Celebrate Black History Month in person or online

North Buxton’s Chris Prince, right, experiences what it’s like to be put in a slave collar by Camryn Dudley. (Image courtesy Dudek Photography)

By Pam Wright
Local Journalism Initiative Reporter

February is Black History Month and thanks a change in pandemic protocols, the doors of Chatham-Kent’s important Black history sites are set to reopen.

According to Buxton Museum curator Shannon Prince, the Buxton Historical site is once again hosting live tours.

“We are so pleased we can welcome people back in,” Prince said.

Face-to-face tours will again be offered, but by appointment only.

Although COVID-19 has shuttered the doors on and off throughout the pandemic, Prince said the online connectivity has allowed visitors to reach out and learn about the site virtually.

Prince said Buxton has teamed up with the Driftscape tourism app that allows for virtual tours, highlighting aspects of the site and surrounding area.

“It’s an excellent app,” Prince noted, adding it allows Buxton to have a bigger audience.

“Even though we’ve been open and shut, we’ve been still reaching people. We’ve still been busy, despite being shut down.”

Prince said the importance of Black History Month cannot be overstated.


“We thank you for sharing Black history with us as a reminder that Black history is our history,” she said. “We love to celebrate the trailblazing Black men and women who built Chatham-Kent. Without them, the community wouldn’t be what is today.”

A month’s worth of activities are planned for the Buxton National Historic Site and Museum, The Chatham-Kent Black Historical Society and Uncle Tom’s Cabin and Historic Site.

The municipality’s tourism department is squarely behind Black History Month, actively promoting all virtual and in-person activities association with the month.

“We are honoured to share the important part in Canadian history that Chatham-Kent played as we commemorate Black History Month,” said Shannon Paiva, supervisor of Tourism Development and Community Attraction and Promotion for the municipality.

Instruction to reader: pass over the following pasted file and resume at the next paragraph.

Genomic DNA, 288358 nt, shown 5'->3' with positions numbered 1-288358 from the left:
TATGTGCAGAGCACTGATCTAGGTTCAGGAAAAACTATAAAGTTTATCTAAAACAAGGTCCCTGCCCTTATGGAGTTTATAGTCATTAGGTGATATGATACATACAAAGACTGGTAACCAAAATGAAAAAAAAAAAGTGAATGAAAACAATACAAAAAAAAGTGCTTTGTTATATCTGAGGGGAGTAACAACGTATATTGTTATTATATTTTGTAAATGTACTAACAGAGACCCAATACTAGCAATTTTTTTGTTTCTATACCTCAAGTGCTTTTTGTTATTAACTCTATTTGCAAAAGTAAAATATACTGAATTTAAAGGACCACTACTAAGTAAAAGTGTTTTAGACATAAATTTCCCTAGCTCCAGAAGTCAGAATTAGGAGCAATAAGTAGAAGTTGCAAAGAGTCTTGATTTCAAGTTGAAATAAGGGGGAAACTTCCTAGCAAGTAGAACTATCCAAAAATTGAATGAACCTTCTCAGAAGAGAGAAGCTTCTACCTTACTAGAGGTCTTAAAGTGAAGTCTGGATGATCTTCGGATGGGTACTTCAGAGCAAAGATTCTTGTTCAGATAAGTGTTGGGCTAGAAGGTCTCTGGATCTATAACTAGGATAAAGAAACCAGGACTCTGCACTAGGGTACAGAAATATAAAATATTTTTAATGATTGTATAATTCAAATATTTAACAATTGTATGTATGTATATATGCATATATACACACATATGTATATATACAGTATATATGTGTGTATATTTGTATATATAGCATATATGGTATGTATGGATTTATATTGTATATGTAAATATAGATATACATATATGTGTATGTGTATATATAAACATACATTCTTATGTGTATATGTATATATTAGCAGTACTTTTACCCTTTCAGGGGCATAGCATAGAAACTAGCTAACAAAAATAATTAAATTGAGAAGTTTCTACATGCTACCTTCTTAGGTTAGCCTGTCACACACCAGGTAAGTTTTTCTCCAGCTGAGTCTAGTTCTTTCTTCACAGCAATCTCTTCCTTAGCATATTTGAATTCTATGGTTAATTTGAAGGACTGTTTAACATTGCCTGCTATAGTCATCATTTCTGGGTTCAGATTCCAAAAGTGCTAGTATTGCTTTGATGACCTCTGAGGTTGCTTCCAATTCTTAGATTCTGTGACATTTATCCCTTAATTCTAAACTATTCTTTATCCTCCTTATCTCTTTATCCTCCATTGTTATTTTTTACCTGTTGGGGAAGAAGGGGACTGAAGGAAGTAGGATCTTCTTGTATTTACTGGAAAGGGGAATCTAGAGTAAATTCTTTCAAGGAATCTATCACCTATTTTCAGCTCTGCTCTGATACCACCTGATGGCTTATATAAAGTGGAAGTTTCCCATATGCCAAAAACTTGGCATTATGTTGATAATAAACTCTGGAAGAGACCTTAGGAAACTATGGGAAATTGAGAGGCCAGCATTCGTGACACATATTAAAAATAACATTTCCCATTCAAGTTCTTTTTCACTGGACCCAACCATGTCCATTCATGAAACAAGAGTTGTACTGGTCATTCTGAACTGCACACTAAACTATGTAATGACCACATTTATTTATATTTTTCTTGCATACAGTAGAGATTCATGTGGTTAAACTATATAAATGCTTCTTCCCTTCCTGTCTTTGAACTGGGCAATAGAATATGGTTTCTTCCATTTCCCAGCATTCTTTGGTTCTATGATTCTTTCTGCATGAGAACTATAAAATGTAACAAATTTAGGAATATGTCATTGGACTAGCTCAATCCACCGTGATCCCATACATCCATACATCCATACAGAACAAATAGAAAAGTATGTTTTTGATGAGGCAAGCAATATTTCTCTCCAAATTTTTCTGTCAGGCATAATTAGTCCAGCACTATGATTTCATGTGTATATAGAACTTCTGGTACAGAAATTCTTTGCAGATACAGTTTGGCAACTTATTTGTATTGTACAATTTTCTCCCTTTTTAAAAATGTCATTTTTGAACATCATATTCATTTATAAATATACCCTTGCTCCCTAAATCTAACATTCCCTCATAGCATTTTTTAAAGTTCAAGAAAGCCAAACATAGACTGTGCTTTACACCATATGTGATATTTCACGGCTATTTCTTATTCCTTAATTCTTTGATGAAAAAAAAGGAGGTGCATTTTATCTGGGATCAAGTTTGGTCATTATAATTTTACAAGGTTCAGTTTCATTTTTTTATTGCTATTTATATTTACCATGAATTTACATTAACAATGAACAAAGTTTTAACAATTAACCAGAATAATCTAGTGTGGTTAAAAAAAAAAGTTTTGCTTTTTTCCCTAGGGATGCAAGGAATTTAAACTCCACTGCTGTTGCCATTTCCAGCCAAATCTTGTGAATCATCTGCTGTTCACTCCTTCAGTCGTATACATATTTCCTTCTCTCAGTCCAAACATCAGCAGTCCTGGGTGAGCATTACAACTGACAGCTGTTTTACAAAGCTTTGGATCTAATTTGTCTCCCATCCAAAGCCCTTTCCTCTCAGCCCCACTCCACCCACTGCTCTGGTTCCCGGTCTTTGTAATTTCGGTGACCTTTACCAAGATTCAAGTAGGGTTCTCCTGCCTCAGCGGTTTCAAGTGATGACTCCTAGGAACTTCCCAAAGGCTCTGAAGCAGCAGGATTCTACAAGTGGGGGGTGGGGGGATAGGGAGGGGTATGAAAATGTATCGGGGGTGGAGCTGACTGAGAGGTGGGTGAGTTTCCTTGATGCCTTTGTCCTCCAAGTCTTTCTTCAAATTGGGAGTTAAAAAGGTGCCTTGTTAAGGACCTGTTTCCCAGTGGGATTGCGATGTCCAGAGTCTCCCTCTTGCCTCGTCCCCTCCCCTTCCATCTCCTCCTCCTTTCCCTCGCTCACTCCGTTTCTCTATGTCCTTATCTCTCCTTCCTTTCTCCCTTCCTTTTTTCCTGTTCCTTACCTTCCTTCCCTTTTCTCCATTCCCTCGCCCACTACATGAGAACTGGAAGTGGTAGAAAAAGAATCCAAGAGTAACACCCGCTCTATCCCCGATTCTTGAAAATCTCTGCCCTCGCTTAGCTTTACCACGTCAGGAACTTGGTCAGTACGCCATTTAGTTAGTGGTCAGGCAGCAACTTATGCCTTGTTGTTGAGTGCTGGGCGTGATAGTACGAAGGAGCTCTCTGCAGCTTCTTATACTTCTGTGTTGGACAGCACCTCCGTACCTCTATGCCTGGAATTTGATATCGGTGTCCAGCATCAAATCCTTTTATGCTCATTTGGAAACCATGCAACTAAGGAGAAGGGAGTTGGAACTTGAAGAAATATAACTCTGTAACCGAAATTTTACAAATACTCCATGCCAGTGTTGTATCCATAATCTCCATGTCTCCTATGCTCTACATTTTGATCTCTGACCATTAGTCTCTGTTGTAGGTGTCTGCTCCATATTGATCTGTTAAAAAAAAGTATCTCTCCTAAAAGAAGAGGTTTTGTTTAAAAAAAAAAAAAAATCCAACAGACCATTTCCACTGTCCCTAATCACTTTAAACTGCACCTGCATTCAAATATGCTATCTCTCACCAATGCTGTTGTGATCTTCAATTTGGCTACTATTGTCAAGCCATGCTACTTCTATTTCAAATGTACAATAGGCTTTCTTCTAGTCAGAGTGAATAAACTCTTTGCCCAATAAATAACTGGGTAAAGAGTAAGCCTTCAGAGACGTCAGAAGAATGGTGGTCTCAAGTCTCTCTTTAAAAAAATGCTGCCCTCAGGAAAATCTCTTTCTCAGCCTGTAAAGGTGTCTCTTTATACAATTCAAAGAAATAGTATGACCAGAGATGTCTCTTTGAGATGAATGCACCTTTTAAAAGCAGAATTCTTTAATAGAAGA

1. It has always astonished me how Black people could be brutalized and told they were not welcome — while they, as a people, had been violently forced to the U.S. from their African home as slaves. Meanwhile, in Toni Morrison’s novel Beloved, the narrator notes that, like the South, the Civil War era northern states also hated Black people but happened to hate slavery more.

    After 3.5 decades of local, national and international news consumption, I have found that a disturbingly large number of categorized people, however precious their souls, can be considered thus treated as though disposable, even to an otherwise democratic nation. When they take note of this, tragically, they’re vulnerable to begin subconsciously perceiving themselves as beings without value. (I’ve observed this in particular with indigenous-nation people living with substance abuse/addiction related to residential school trauma, including the indigenous children’s unmarked graves in Canada.) … And there has been little or no reparations or real refuge for the abovementioned peoples.


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